Careers in Federal Libraries – So you want to be a Federal Librarian?
By Kim Lyall
Have you ever considered a library or information management career in the federal government, but weren't sure where to look, how to apply, or what kind of opportunities might exist? The Federal and Armed Forces Libraries Round Table (FAFLRT), in cooperation with the Government Information and Military Librarians Divisions of the Special Libraries Association, has created a new online resource that may help in your quest to land a federal position.
FAFLRT President Nancy Faget began this effort earlier this year by setting up the Careers in Federal Libraries Google Group. The idea for an online space was conceived after the successful Careers in Federal Libraries events that took place at ALA conferences. According to Nancy, the organizers “wanted a way to continue the discussion between library school students, job seekers, and federal librarians. Federal employees know that finding a federal job is sometimes a long and tricky process. We want to help those with an interest in serving as a Federal information professional."
Groups are one of the many free services offered through Google. They allow users to join, participate in discussions, and post documents to one shared online space. The Careers in Federal Libraries Google Group acts as a collaboration tool that connects federal librarians to current library school students, recent grads, and those interested in pursuing a federal library career.
Collaborative online spaces facilitate open communication, knowledge sharing, and networking. Joyce Lee, a current student involved in the initiative notes that, "Social networking tools really help overcome geographic boundaries and enable people all over the country and world to communicate quickly and effectively. People expect to be able to find and share information online and communicate with others through discussion boards and social networking sites."
Although this group is only in its beginning stages, there are already over 100 members and 20 discussion threads. We are currently soliciting feedback and ideas in order to improve the user experience with additional online functionalities and programming of interest to the users.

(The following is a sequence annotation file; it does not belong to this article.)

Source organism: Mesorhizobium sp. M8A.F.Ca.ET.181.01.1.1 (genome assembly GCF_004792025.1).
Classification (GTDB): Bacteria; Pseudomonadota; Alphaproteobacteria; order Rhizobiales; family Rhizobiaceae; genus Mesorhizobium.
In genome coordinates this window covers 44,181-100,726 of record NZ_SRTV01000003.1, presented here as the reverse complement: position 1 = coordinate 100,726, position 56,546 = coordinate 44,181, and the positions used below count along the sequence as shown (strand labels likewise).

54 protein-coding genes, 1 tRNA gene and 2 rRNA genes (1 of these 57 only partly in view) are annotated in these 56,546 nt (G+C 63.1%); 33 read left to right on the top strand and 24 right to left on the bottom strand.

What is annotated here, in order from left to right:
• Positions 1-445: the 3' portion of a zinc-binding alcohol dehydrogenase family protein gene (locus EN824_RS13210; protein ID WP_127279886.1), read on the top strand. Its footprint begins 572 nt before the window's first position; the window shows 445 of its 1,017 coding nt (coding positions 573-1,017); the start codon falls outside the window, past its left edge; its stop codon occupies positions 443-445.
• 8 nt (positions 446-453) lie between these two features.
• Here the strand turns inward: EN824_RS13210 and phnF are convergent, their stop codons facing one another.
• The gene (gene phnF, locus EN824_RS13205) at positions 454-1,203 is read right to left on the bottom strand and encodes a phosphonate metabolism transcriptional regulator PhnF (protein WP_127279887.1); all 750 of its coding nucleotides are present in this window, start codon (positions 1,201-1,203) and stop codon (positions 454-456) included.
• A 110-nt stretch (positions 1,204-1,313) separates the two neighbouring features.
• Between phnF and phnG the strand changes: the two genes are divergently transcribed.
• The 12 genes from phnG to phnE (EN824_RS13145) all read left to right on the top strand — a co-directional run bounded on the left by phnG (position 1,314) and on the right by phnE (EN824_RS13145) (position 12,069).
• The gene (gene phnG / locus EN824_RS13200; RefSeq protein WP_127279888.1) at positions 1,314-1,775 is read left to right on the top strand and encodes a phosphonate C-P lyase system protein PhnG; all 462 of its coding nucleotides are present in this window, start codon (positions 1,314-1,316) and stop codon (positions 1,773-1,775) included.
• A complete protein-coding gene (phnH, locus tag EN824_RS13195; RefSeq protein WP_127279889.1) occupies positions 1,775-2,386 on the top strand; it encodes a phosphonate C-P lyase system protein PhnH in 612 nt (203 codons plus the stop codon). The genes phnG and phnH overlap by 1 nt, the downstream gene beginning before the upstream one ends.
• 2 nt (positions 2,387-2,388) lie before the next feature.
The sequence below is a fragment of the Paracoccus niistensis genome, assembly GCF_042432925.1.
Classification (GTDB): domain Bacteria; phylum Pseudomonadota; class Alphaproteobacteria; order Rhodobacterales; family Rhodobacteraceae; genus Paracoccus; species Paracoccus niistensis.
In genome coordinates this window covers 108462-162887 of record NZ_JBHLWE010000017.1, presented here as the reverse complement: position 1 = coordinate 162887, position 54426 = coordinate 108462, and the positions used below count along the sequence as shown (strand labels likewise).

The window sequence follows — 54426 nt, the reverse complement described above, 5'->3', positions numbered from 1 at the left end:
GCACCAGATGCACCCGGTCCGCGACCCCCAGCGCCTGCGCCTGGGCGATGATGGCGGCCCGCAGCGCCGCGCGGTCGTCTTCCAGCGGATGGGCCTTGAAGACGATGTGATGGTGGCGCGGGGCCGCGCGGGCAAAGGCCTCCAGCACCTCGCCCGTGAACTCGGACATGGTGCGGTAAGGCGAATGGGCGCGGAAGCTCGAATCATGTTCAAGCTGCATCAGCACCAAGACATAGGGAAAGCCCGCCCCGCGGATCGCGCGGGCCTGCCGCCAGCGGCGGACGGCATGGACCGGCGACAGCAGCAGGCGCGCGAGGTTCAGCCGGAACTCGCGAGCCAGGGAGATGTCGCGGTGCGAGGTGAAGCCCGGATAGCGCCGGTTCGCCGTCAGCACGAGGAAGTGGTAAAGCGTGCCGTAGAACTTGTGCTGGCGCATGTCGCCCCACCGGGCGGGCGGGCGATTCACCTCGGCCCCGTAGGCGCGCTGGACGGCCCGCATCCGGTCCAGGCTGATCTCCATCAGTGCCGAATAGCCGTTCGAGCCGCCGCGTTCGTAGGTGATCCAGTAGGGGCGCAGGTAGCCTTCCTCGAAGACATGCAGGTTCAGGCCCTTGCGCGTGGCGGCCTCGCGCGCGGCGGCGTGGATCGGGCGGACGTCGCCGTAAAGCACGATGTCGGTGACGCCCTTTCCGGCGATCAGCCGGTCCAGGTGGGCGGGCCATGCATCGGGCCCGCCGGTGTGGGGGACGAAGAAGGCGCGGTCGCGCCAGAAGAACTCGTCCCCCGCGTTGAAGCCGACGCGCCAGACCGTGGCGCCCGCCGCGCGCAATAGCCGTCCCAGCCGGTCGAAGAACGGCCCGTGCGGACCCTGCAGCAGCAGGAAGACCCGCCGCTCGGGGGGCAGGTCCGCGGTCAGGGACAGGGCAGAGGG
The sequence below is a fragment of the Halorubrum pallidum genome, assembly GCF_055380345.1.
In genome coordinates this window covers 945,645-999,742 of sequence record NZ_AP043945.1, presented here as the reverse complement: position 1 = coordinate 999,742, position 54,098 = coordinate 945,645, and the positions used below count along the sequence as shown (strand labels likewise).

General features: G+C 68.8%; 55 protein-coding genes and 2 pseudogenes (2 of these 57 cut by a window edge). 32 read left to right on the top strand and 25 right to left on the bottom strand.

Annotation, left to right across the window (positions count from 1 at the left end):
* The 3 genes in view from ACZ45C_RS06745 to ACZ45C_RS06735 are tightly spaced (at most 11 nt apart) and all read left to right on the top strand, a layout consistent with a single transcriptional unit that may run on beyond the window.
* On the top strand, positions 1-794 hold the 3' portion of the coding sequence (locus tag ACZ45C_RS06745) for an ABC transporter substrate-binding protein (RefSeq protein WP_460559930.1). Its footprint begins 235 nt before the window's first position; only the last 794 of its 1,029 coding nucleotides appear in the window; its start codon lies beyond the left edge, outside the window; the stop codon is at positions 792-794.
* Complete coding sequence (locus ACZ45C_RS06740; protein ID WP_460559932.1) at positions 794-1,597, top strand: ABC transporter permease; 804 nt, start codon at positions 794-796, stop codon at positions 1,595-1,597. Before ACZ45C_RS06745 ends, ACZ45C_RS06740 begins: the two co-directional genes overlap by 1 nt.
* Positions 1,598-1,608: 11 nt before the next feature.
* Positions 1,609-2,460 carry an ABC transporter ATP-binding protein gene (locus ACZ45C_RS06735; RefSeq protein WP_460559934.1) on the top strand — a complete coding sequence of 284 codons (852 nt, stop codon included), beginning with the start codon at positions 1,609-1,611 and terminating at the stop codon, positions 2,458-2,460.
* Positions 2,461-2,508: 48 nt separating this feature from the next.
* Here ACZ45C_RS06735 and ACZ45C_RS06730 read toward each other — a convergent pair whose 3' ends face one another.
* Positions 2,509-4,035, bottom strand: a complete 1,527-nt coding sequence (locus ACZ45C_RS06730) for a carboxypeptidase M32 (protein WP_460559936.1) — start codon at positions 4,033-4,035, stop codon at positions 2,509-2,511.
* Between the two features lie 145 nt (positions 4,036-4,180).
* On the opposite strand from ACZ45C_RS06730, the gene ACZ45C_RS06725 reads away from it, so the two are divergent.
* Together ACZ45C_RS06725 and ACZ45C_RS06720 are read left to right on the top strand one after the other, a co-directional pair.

Michelle Chronister, another student involved in the initiative, believes that a "mentorship program would be great for students who are interested in this field. Applying for federal jobs is a process that is unlike applying for most other library positions. It would be nice to talk with someone who has gone through this process and can provide insight into federal opportunities."
Other suggestions include a series of interviews with federal librarians, in-person events and a shared online calendar function to support tracking events.
The Careers in Federal Libraries site not only provides a forum for members to suggest ideas, but also serves as a place to ask for career advice from seasoned federal librarians.
A current online member who is a federal librarian provides the following practical advice, “Look at www.usajobs.gov to get all the information about an application under the 1410 series…. Also, have patience. Although they are trying to stream-line the process for applying for any federal job, it can takes months to hear back. It can depend on the agency, the clearance needed, and the person applying.”
A Marine Corps Station Librarian offers this encouragement to federal job seekers, “…the opportunity for travel and advancement is second to none. There are federal libraries worldwide and openings are continuously posted via the federal government’s jobsite. Europe, Asia, Pacific Region….these are just a few of the places a federal librarian can live and work.”
By harnessing the power of the social web and the interest of the library and information science community, the Careers in Federal Libraries group may one day become the “go to” resource for federal job seekers and information professionals.
For more information or to join the group, please visit the Careers in Federal Libraries Google Group page.
Kim Lyall currently works for a government contractor that manages a scientific and technical information database.